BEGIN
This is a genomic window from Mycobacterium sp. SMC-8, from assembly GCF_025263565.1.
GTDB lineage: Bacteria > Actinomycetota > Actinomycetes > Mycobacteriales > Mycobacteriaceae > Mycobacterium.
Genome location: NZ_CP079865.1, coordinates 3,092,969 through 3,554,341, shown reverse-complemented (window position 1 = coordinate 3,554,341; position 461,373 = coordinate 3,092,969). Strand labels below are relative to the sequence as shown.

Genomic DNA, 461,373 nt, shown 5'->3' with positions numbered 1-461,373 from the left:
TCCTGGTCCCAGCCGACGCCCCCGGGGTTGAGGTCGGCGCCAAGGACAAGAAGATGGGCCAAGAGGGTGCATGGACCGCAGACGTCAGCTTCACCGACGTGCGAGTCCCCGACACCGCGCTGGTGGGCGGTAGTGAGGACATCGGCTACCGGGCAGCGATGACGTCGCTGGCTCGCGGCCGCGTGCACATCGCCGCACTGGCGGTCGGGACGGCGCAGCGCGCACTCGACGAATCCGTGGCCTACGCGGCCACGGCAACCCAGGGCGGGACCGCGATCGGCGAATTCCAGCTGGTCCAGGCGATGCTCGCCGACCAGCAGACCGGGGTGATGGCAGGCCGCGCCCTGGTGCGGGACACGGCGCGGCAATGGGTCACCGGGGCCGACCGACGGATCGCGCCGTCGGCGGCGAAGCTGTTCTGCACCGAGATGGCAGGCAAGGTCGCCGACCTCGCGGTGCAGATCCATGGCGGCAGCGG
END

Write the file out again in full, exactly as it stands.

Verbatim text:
This is a genomic window from Mycobacterium sp. SMC-8, from assembly GCF_025263565.1.
GTDB lineage: Bacteria > Actinomycetota > Actinomycetes > Mycobacteriales > Mycobacteriaceae > Mycobacterium.
Genome location: NZ_CP079865.1, coordinates 3,092,969 through 3,554,341, shown reverse-complemented (window position 1 = coordinate 3,554,341; position 461,373 = coordinate 3,092,969). Strand labels below are relative to the sequence as shown.

Genomic DNA, 461,373 nt, shown 5'->3' with positions numbered 1-461,373 from the left:
TCCTGGTCCCAGCCGACGCCCCCGGGGTTGAGGTCGGCGCCAAGGACAAGAAGATGGGCCAAGAGGGTGCATGGACCGCAGACGTCAGCTTCACCGACGTGCGAGTCCCCGACACCGCGCTGGTGGGCGGTAGTGAGGACATCGGCTACCGGGCAGCGATGACGTCGCTGGCTCGCGGCCGCGTGCACATCGCCGCACTGGCGGTCGGGACGGCGCAGCGCGCACTCGACGAATCCGTGGCCTACGCGGCCACGGCAACCCAGGGCGGGACCGCGATCGGCGAATTCCAGCTGGTCCAGGCGATGCTCGCCGACCAGCAGACCGGGGTGATGGCAGGCCGCGCCCTGGTGCGGGACACGGCGCGGCAATGGGTCACCGGGGCCGACCGACGGATCGCGCCGTCGGCGGCGAAGCTGTTCTGCACCGAGATGGCAGGCAAGGTCGCCGACCTCGCGGTGCAGATCCATGGCGGCAGCGG